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Seeds, Weeds, and Feed: Macrobotanical Analysis of Enslaved African-American Plant Use and Foodways at a James Madison's Montpelier

Author(s): Samantha J. Henderson

Year: 2015

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Summary

In 2008, the archaeology department at James Madison’s Montpelier began a multi-year project that sought to understand the community dynamics between enslaved workers at the plantation in the early 19th century. This study excavated and analyzed four sites: South Yard, Stable Quarter, Field Quarter, and Tobacco Barn Quarter.  Each of these sites represents a different community of enslaved workers, from those who worked in the mansion to field hands.  In this paper, I discuss and compare the macrobotanical remains from these four sites.  I describe the macrobotanical assemblages from each site, showing possible differences in subsistence strategies of the people living at these quarters.  The macrobotanical remains will show the similarities and differences between the sites and importance of countless plant species as medicinals, foods, and fuels for enslaved African-Americans.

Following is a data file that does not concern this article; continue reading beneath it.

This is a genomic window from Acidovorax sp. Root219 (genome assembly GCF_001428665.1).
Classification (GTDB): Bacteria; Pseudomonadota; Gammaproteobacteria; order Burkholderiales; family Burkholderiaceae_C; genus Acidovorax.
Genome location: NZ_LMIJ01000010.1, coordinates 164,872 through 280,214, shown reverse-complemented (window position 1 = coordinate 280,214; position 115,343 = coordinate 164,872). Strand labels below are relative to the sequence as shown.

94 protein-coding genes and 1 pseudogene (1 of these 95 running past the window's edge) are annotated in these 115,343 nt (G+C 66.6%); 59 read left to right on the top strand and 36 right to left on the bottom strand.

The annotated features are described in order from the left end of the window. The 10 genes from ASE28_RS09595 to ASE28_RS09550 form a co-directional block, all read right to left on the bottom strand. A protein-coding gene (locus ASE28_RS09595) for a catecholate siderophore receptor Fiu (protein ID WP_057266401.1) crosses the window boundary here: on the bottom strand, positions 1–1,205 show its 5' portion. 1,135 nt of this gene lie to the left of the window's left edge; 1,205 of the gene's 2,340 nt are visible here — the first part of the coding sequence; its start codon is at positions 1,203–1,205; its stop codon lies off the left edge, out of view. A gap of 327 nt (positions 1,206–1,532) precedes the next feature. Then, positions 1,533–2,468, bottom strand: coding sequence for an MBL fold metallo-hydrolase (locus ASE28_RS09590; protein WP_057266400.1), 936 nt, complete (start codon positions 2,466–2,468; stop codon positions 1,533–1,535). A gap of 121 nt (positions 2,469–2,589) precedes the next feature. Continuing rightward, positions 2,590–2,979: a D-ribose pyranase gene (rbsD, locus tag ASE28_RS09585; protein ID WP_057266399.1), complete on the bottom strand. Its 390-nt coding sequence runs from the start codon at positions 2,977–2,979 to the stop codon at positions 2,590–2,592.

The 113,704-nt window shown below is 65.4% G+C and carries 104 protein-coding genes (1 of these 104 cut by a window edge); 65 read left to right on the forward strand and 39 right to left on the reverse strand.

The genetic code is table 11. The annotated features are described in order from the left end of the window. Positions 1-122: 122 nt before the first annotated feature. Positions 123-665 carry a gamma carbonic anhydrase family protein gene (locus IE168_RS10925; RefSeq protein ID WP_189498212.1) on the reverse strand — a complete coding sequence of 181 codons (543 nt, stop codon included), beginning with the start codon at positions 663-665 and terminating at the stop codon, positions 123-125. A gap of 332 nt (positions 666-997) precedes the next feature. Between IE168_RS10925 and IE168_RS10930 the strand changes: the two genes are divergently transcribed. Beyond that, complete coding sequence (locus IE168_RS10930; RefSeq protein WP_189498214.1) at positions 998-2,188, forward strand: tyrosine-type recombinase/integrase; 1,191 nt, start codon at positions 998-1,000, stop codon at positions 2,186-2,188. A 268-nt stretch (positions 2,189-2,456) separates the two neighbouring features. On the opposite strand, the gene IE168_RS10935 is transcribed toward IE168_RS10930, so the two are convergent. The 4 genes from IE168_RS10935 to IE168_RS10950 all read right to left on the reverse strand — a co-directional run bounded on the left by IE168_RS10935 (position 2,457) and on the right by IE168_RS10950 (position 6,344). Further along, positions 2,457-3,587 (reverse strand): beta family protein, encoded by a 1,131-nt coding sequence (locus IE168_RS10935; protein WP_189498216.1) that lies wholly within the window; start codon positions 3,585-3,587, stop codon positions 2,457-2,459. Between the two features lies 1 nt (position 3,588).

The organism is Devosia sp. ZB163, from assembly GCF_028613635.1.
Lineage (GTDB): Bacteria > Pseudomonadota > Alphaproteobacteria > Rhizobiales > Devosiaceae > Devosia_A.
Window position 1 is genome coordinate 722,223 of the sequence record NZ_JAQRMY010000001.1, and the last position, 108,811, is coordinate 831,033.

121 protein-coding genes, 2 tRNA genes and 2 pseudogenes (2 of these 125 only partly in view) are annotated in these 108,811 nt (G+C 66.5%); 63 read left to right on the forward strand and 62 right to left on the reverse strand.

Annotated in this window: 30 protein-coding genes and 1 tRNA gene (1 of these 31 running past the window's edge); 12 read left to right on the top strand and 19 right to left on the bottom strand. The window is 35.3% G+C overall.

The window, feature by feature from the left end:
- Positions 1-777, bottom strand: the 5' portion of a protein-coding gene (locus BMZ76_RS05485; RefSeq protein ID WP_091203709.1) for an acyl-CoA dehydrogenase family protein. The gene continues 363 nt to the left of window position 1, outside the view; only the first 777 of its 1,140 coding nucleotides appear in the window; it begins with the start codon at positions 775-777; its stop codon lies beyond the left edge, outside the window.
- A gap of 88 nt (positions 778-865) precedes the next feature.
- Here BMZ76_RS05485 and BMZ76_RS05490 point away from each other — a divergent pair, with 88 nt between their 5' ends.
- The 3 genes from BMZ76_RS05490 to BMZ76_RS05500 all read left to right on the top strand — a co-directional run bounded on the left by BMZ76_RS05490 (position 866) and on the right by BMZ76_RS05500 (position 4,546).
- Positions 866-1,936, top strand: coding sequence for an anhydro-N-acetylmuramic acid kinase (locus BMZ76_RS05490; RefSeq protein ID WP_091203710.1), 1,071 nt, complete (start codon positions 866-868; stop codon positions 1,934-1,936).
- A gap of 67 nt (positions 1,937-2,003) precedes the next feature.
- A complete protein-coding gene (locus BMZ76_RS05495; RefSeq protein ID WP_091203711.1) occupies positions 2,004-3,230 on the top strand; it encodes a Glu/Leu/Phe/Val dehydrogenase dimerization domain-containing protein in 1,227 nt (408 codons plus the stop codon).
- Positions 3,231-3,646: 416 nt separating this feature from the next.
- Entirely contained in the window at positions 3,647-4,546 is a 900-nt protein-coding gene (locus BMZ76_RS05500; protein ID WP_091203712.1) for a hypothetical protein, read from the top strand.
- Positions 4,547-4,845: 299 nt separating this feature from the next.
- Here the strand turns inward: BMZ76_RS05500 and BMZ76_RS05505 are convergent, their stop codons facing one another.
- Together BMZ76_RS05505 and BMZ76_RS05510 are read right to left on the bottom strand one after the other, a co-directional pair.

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Seeds, Weeds, and Feed: Macrobotanical Analysis of Enslaved African-American Plant Use and Foodways at a James Madison's Montpelier. Samantha J. Henderson. Presented at Society for Historical Archaeology, Seattle, Washington. 2015 ( tDAR id: 433778)


Keywords


Spatial Coverage

min long: -129.199; min lat: 24.495 ; max long: -66.973; max lat: 49.359 ;

Record Identifiers

PaperId(s): 172

Arizona State University The Andrew W. Mellon Foundation National Science Foundation National Endowment for the Humanities Society for American Archaeology Archaeological Institute of America